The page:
2. They fill out a form that asks for their: industry, business size, main problem area, and buying timeline.
  3. Based on their responses, an email campaign is triggered that regularly sends them buying tips, industry info, benefits summaries and more. Always giving the consumer the power to move at their own pace, and take the relationship to the next level (connecting with a salesperson) only when they are ready.
  4. Based on the buying timeline they specified, Dwight is automatically notified that the customer should be checked in within 6 months.


In the first scenario, Dwight is spending a lot of time doing things manually which could be automated. And when business improves, Dwight only gets busier.

In the second scenario, Dwight gets involved only when the customer is ready.

Myth #5: Lead generation requires me to dangle free trials and other free stuff as bait

Yes and no. Modern lead generation techniques are increasingly dependent on a company’s willingness to give. But that doesn’t mean giving away your product for free, or even giving away anything that would otherwise cost you money. Rather, it means you are willing to give free help and value! If you sell wearable fitness trackers, for example, this means being open and transparent about the technology and research available within the industry. It also means being willing to help your audiences achieve their fitness goals, whether they buy your tracker or not! Fitness tips, diet plans, and even online communities would be great ways to connect with audiences, and start to create relationships with potential purchasers. Over time, the relationship can and will mature, and your product will be the first and most obvious choice.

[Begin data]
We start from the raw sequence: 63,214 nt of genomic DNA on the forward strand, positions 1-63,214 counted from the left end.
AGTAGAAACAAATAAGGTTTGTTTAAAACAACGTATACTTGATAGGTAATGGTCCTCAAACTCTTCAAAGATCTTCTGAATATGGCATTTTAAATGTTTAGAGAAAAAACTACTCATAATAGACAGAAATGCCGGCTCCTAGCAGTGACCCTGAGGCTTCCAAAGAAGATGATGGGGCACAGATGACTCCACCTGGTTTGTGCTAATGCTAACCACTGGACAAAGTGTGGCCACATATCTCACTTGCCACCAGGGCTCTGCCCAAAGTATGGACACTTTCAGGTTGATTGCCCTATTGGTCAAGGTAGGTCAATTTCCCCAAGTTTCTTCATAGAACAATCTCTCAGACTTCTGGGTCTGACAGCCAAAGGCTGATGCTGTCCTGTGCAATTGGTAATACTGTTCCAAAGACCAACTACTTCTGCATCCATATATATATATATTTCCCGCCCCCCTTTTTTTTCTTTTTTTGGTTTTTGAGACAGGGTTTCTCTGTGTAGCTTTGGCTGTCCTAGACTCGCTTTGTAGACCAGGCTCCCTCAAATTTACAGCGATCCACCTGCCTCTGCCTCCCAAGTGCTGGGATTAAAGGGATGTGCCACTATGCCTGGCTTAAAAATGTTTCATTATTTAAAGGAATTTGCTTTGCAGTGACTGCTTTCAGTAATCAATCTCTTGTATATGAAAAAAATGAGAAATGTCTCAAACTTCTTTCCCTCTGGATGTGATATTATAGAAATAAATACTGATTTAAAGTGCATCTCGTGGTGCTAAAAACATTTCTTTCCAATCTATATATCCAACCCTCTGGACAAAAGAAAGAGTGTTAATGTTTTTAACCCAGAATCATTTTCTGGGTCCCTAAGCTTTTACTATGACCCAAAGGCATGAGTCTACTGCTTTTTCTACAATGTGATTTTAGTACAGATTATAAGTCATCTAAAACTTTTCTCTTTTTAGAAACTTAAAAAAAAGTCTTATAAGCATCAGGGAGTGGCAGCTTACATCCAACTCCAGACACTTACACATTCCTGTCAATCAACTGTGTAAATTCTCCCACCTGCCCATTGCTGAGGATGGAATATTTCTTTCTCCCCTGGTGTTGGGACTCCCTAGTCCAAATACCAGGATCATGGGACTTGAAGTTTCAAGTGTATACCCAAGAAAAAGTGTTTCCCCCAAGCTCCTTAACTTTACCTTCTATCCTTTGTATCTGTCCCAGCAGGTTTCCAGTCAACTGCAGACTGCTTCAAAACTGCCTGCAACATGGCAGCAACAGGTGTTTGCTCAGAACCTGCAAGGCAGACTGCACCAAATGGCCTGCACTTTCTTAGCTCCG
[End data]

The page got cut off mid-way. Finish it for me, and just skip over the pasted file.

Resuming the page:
Myth #6: I don’t know… lead generation just sounds kind of skeezy

This one is the worst of all! As I already busted in Myth #1, lead generation is often falsely associated with mass database marketing and SPAM, but when it’s done correctly, lead generation is ultimately about relationship building. Sure, “collecting contact info,” “segmenting lists,” “nurturing sales down a purchasing funnel” have all come to receive a negative connotation, but all of these things are intended to position your company as a helpful partner to your customer. Collecting contact info simply enables you to keep the conversation going; segmenting lists simply means understanding who you’re talking to, and doing so effectively; nurturing through a purchasing funnel simply means you are focused on helping the customer meet their goals. These ideas (especially the reference to a sales funnel ::shutter::) have been mis-used, and in many cases even bastardized, and turned into less helpful, more selfish sales strategies.

The landscape of consumer expectations is rapidly evolving, and requiring businesses to react and serve their audiences in new and sometimes unfamiliar ways. When fully understood, modern lead generation techniques help businesses build relationships serve their audiences, and ultimately drive more qualified buying traffic.